The Amesbury Archer
Designed and made by Lucy Quinnell and Adam Boydell, with the help of the children of the Amesbury Archer Primary School. Head model: Neil Lossock - face lifecast by CJ Munn and André Masters
May 2012 saw the tenth anniversary of the discovery of Britain’s richest ever early Bronze Age burial site, at Boscombe Down (just east of Stonehenge).
Archaeological excavations carried out prior to the building of a new primary school revealed the grave of a
man who died c. 2300BC. Archery-related objects within the grave, such as arrowheads, led immediately to
his nickname of “The Amesbury Archer”.
Isotopic dental analysis shows that the man grew up in the Alps region of Europe, and died when he was about 35-45 years old. He suffered in life from a serious left knee injury or congenital knee condition, leaving him severely lame, with a wasted left leg and a bone infection. He also had a jaw abscess.
In the grave were metalworking tools, an anvil stone and copper knives, as well as five beakers, and gold
earrings or hair tresses that to date are the earliest gold objects ever found in Britain. He was clearly a man
of status, hence a second nickname – “The King of Stonehenge”. He may have had a connection to the phase of Stonehenge where the large stones were erected (thought to be contemporary with his dates), but this has not been proved. Nearby, a second, younger man was buried. A congenital foot bone anomaly shows that the two men were related, but their precise relationship is not known. This second man had grown up further north, in northern England or Scotland.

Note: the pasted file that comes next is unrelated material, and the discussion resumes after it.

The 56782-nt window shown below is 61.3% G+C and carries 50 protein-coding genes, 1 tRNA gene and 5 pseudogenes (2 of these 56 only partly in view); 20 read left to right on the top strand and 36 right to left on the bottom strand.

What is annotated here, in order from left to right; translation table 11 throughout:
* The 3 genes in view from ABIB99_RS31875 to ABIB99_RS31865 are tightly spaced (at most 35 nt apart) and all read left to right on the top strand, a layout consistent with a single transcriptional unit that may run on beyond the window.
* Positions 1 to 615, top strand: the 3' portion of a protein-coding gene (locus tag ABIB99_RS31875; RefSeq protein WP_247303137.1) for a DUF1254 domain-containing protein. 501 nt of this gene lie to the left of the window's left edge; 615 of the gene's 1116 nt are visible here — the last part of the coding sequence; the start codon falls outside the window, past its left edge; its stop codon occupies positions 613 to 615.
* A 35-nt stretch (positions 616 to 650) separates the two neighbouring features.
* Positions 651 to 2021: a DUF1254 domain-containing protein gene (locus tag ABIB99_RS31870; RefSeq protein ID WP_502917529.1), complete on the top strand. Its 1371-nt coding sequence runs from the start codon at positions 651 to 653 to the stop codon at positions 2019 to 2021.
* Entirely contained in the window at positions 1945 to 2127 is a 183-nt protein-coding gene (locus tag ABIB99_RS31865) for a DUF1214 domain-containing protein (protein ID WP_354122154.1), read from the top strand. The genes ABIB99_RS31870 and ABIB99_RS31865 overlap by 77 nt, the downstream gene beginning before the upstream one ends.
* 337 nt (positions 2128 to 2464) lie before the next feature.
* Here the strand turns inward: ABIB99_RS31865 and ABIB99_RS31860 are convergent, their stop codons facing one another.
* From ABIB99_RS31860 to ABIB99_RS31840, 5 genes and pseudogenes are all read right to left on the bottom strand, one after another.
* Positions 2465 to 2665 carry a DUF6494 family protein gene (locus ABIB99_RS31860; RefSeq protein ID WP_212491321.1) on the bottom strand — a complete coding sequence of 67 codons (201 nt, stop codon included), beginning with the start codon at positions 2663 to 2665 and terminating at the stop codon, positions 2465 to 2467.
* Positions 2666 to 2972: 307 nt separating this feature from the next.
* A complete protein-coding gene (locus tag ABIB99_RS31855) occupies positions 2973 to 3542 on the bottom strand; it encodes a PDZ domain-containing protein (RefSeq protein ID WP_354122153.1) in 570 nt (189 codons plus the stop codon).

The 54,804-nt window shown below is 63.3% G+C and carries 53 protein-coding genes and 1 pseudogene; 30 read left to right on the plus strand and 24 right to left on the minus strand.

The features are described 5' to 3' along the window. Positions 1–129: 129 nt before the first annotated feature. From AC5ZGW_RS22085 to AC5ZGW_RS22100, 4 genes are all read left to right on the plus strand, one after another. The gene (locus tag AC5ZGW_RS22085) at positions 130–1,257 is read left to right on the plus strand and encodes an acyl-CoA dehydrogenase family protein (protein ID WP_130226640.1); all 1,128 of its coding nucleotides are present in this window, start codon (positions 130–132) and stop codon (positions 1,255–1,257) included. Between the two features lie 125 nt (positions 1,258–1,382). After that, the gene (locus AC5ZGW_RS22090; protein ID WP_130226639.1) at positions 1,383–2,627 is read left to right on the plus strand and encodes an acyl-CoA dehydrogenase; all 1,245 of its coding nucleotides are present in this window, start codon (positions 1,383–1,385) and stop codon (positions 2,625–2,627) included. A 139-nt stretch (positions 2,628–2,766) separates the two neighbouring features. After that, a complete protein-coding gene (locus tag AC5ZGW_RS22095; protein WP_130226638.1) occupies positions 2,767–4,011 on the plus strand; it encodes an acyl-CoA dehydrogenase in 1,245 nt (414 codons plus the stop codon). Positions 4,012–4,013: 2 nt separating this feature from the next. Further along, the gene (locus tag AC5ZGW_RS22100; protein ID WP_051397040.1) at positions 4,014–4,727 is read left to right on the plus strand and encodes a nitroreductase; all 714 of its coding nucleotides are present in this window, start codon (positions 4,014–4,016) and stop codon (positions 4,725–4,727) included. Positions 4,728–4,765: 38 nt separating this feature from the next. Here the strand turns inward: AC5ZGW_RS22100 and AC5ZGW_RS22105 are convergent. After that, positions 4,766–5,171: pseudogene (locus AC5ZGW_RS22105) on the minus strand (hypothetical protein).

My husband Adam Boydell and I were commissioned to make a public sculpture inspired by this real-life
character, as a small part of a Section 106 agreement between Wiltshire Council and the company that was
building the school as part of a sizeable residential development (other artworks had been commissioned,
too – mosaics, gates and stone sculptures). We researched the story of the Archer with help from Wessex
Archaeology and the children of the school, named “The Amesbury Archer School” in the spirit of the Archer fervour that had gripped the community! We talked about the history of metal use in this country, looked at different metals, weighed and valued them, considered the use of recycled materials and decided together what form a sculpture inspired by the Archer should take. The children felt strongly that the sculpture should depict an interpretation of the Archer himself, holding a bow, whilst other local people we consulted expressed a wish to have some abstraction and symbolism incorporated into the piece. The children drew ideas for the sculpture, and produced small scrap art using a treasure box of metal items such as coins, buttons, beads, wire and clock parts; in a final workshop session we used larger scrap objects to depict the Archer in his burial position at the request of the children – this was extraordinarily moving, each child taking time in silence to select a piece of scrap metal and put it thoughtfully into place.
Themes emerged of heritage, continuation, parallels, family, disability, metals, ancient symbols, modern
cures and the interpretation of fragmented clues. The children felt sad that the Archer must have
experienced pain while he was alive, and suggested that their gifts to him from the future might be a
titanium alloy knee joint to cure his injured leg, and a gold tooth to replace any bad tooth that may have
caused his jaw abscess!
Based on advice from osteoarchaeologist Jacqueline McKinley of Wessex Archaeology, and study of the
Archer’s skeleton and grave goods at Salisbury and South Wiltshire Museum, I built up a picture of what the